Wednesday, September 11, 2013

Day 9 - Trip Across the River to Cacilhas

Day 9 - Sept. 9, 2013

Got an early start to take the ferry across the Tagus River to Cacilhas. On our way to the ferry terminal, we walked through the Praca do Comercio, the grand square that is situated with the Tagus River on one side, and the streets leading to the Baixa/Chiado (the district of Lisbon where our apartment is) on the other.  Before we reached the center of the square, we noticed something odd on our left.  A museum of Beer???

Arco do Triunfo, leading to Rua Augusta, the main pedestrian shopping street in the Baixa/Chiado district of Lisbon

Bronze statue of King Dom Jose I, ruler during the great earthquake of 1755, sits center stage in Praca do Comercio

From here, we proceeded to the "river bus" or ferry terminal to take the 10 minute ride across the river to Cacilhas. Some beautiful views of Lisbon can be seen from there.  While on the ferry we were able to get a great shot of a colorful flagged ship, the bridge in the distance with our main destination of Cristo Rei in the background.

Once across, we stopped at the lighthouse and then walked over to view an old sail ship nearby, but came upon a cool and very old submarine, The Barracuda docked in front of it. 

The N.R.P. Barracuda after 40 years of service.  At the end of 2013, this will be a museum open to the public   

The Dom Fernando II e Gloria, a 50 gun battleship of the Portuguese Navy, had it's maiden voyage in 1845 and retired in 1878 
Heading uphill on the main street, we made our way to catch bus 101 to take us to Cristo Rei, Christ the King statue.  It sits at the very top of Alameda/Cacilhas, so walking up is out of the question unless your geared for a strenuous hour walk.  Not!!  The statue is based on the one that sits atop a hill in Rio de Janiero, and looks out over the river and city of Lisbon.

From the top, it's beautiful looking out at the surrounding landscape of Lisbon.  The "April 25th Bridge" was constructed with a likeness of the Golden Gate by the same company, The American Bridge Company, and inaugurated on August 6, 1966.  It's the 23rd largest suspension bridge in the world.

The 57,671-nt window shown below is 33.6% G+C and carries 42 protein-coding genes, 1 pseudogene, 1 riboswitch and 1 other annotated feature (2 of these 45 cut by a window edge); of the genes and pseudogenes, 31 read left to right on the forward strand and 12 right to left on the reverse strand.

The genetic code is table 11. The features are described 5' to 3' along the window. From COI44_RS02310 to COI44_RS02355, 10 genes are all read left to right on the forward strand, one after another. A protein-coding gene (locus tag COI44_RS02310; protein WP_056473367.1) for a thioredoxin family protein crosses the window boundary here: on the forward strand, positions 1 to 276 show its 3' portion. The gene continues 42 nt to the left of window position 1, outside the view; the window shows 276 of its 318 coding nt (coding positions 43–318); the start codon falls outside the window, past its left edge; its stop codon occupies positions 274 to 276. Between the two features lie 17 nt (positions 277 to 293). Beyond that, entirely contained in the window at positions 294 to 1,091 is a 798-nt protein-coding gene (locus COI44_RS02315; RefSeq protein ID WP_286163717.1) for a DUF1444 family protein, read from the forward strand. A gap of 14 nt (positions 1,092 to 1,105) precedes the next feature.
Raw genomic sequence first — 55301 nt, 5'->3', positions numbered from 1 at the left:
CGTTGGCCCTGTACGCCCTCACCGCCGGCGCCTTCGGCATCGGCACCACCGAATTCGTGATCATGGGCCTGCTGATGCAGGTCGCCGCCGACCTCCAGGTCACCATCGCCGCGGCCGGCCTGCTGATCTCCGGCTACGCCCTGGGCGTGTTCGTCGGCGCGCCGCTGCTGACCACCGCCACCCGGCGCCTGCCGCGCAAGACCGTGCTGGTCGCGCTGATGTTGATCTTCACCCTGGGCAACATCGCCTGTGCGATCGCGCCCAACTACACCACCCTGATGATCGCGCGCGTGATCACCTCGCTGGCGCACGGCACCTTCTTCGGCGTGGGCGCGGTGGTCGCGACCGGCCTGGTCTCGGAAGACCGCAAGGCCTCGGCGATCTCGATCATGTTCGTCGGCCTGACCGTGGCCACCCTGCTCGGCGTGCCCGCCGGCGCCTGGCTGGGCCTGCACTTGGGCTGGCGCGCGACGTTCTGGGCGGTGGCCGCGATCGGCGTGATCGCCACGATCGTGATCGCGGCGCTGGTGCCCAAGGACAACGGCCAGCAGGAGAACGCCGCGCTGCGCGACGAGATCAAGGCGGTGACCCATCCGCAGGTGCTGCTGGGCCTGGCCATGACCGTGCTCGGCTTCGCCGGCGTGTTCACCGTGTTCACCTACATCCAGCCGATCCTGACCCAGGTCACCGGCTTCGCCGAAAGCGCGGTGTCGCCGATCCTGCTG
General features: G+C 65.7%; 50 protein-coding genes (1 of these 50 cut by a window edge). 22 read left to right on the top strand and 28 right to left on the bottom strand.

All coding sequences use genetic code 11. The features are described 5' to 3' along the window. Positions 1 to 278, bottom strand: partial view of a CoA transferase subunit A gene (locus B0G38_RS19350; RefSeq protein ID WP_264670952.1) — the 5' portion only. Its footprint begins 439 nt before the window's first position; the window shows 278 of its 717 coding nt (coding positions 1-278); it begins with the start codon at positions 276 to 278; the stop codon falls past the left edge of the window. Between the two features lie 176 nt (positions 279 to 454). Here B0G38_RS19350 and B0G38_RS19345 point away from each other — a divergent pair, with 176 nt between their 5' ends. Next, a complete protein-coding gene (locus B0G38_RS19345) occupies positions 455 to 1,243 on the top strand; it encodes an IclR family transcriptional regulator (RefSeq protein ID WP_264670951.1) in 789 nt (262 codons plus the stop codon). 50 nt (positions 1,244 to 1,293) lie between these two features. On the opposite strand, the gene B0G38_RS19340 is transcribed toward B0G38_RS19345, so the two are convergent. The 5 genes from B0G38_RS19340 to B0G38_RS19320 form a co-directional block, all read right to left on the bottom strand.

25 de Abril Bridge

Here are some more photos looking out across the river from the top.

In the forefront, monument of Padrao dos Descobrimentos (Discoveries Monument) in the parish of Santa Maria de Belem, Lisbon 

Looking at Belem Tower, or also called The Tower of St. Vincent

A view out to sea, where the Tagus River meets the Atlantic Ocean

After spending about an hour at Cristo Rei, we decided to make the walk down.  Coming down the main street close to the ferry terminal, we captured the festiveness of the area and felt like we were back in 1920's Chicago......


Before heading back on the ferry, our plan was to stop and eat at a quaint little restaurant on the river next to the terminal, Farol.  It was highly recommended on Trip Advisor and reasonably priced compared to seafood restaurants in the heart of Lisbon.  Because the restaurant is noted mainly for fresh seafood and I prefer shellfish (which was quite expensive), I succumbed to ordering an octopus dish that was absolutely fabulous.  Terry ordered the grouper and was not disappointed in the least.  We ordered a bottle of "green wine" famous in Portugal which really is nothing more than a sparkling wine like champagne.  Terry wasn't fond of it, but was able to enjoy it with fresh squeezed orange juice for a Mimosa.  Both of us were happy then.

Farol Restaurant

Grilled Octopus with roasted potatoes smothered in onions and garlic

Grouper with roasted carrots, broccoli, and buttery potatoes
Vinho Verde (Green Wine)

We had a fantastic full day in Cacilhas and before going back to the apartment we decided to stop for a beer for Terry and wine for me.  Well, needless to say, I had my fill that day!  We had plans of going out for a stroll at night along the river, but by the time we got home, I was done.  I told Terry I'd be raring to go in about two hours, but never woke up and slept 15 HOURS!!  Whew!

No comments:

Post a Comment